Newberry Library Acquires Collection of 2.5 Million Postcards

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The Curt Teich Postcard Archives, representing a century of American visual culture, will be transferred to the Newberry over the next six months.

Through an agreement with the Lake County Forest Preserves District, the Newberry Library will become the new home of the Curt Teich Postcard Archives Collection, widely regarded as the largest public collection of postcards and related materials in the United States.

The postcards, about 2.5 million in number, feature a range of subjects and genres: rural vistas and urban skylines, tourist attractions and emergent industries, domestic scenes and global conflicts. Standing at the intersection of American commerce and visual culture, they demonstrate the country’s evolving conception of itself—and its place in the world—during the late nineteenth and twentieth centuries.

The Curt Teich Postcard Archives Collection comes to the Newberry from the Lake County Discovery Museum, where it has been housed since 1982. Transferring the postcard materials will ensure their continued preservation and public availability as the Museum prepares to move from its current location in Wauconda to the Lake County Forest Preserves’ General Offices in Libertyville.

“For over 30 years, the Lake County Discovery Museum has stewarded and expanded this remarkable postcard collection with curatorial expertise, skill, passion, and creativity,” said Newberry President David Spadafora. “We intend to build upon this legacy with the same commitment to connecting scholars and the general public with the tangible evidence of the past.”

“The Teich Collection is a fascinating and unusual body of material, widely regarded as significant for twentieth-century cultural studies,” said Lake County Forest Preserve President Ann B. Maine. “Transferring it to the Newberry will place it in a broader context with their wonderful collections, and expose it to wider recognition as a scholarly resource. We are pleased that we were positioned to create it 35 years ago, and to develop it into the important collection it is today. Transferring it to the Newberry strengthens the missions of both organizations. In our case, it allows us to focus resources on preserving and telling Lake County’s rich natural and human story when the new museum opens in Libertyville.”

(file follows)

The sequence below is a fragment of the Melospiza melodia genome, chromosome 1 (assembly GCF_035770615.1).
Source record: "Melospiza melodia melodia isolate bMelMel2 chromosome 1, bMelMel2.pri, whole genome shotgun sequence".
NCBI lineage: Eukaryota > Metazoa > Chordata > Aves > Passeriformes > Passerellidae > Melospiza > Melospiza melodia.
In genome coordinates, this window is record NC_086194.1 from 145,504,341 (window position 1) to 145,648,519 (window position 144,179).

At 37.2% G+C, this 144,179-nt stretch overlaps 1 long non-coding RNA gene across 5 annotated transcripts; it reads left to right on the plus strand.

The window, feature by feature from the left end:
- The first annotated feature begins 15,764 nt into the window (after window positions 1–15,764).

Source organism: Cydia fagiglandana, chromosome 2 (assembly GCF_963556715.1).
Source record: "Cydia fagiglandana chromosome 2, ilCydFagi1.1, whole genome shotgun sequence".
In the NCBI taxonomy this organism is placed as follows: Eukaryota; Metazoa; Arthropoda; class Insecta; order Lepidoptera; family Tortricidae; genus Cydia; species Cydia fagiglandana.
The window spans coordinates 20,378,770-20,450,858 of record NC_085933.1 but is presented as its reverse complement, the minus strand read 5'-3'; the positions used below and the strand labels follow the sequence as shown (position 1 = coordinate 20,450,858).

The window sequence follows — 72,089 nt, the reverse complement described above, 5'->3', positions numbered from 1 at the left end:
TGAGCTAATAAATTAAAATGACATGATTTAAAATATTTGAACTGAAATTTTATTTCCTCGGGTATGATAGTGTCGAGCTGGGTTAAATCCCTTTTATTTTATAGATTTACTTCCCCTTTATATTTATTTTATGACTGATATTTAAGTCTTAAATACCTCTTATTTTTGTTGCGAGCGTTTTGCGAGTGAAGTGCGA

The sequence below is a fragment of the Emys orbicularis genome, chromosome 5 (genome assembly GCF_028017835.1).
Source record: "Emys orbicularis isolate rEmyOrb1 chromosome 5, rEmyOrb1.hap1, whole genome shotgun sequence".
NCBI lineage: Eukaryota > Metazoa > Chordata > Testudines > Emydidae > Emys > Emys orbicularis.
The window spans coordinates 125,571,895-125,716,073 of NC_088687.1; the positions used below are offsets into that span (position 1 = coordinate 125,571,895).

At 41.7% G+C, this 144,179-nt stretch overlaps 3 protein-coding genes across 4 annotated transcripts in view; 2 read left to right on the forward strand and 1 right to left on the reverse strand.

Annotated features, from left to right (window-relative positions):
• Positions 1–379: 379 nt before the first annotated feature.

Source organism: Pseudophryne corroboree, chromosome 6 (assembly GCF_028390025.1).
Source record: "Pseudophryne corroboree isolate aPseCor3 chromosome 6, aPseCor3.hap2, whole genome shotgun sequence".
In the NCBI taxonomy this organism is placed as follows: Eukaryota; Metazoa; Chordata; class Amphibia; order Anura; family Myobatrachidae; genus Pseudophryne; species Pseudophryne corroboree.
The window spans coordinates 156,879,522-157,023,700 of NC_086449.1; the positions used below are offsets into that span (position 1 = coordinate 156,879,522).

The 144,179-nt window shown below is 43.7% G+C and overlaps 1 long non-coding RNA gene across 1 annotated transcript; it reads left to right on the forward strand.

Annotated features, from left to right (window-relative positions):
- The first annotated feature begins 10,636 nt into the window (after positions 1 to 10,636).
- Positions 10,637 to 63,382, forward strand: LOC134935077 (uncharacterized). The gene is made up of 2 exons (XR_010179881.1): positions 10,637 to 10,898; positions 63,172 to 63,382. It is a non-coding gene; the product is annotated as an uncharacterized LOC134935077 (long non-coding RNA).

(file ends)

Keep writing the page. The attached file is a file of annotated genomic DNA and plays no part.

At the heart of the Curt Teich Postcard Archives Collection are the industrial archives of the Curt Teich Company itself. The company operated in Chicago from 1898 to 1978 as the world’s largest printer of view and advertising postcards. Consisting of over 360,000 images related to more than 10,000 towns and cities in the U.S., Canada, and 115 other countries, the Teich industrial archives also contain photographs, prints, sketches, and other layout materials documenting the creation of many of the company’s postcards. The range of themes aligns with several subject strengths in the Newberry collection, including local and family history, travel and exploration, Chicago and the Midwest, and the history of printing, publishing, and typography.

“The transfer of the Teich Archives Collection to the Newberry Library validates my late husband Ralph D. Teich’s vision," said Beth Teich. "Ralph [Curt Teich’s youngest son] understood, as no one else did in 1981, that the Teich Company archives were important as a collective document of twentieth-century history, and that they should be made available to the public. The commitment of the Forest Preserves over 35 years to develop the company archives into a world class collection, and to find it such a prestigious new home fulfills his vision."

From the original acquisition of the Teich industrial archives, the Lake County Discovery Museum built the Curt Teich Postcard Archives Collection with additional gifts. These include the Leonard A. Lauder Raphael Tuck Collection of over 35,000 postcards known as “Oilettes”; the John I. Monroe Collection of postcards printed by Paul Finkenrath of Berlin; and the James R. Powell Route 66 Collection.

“We are very excited by the many interconnections our users will be able to make between the Curt Teich Postcard Archives and the Newberry’s distinctive areas of strength,” said Alice Schreyer, the Newberry’s Roger and Julie Baskes Vice President for Collections and Library Services.

Schreyer is leading the Newberry’s effort to integrate the postcard materials into the library’s collection, a process involving both the physical relocation of materials and the digital migration of catalog records and inventories. By April, the Newberry expects to be able to provide reference service to anyone interested in knowing more about the contents of the archives. Access to the materials themselves at first will be by appointment only while the Newberry incorporates the Curt Teich Postcard Archives Collection into the library’s discovery and access systems. Users will have uninterrupted access to more than 30,000 digitized postcard views available through the Illinois Digital Archives.

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Alex Teller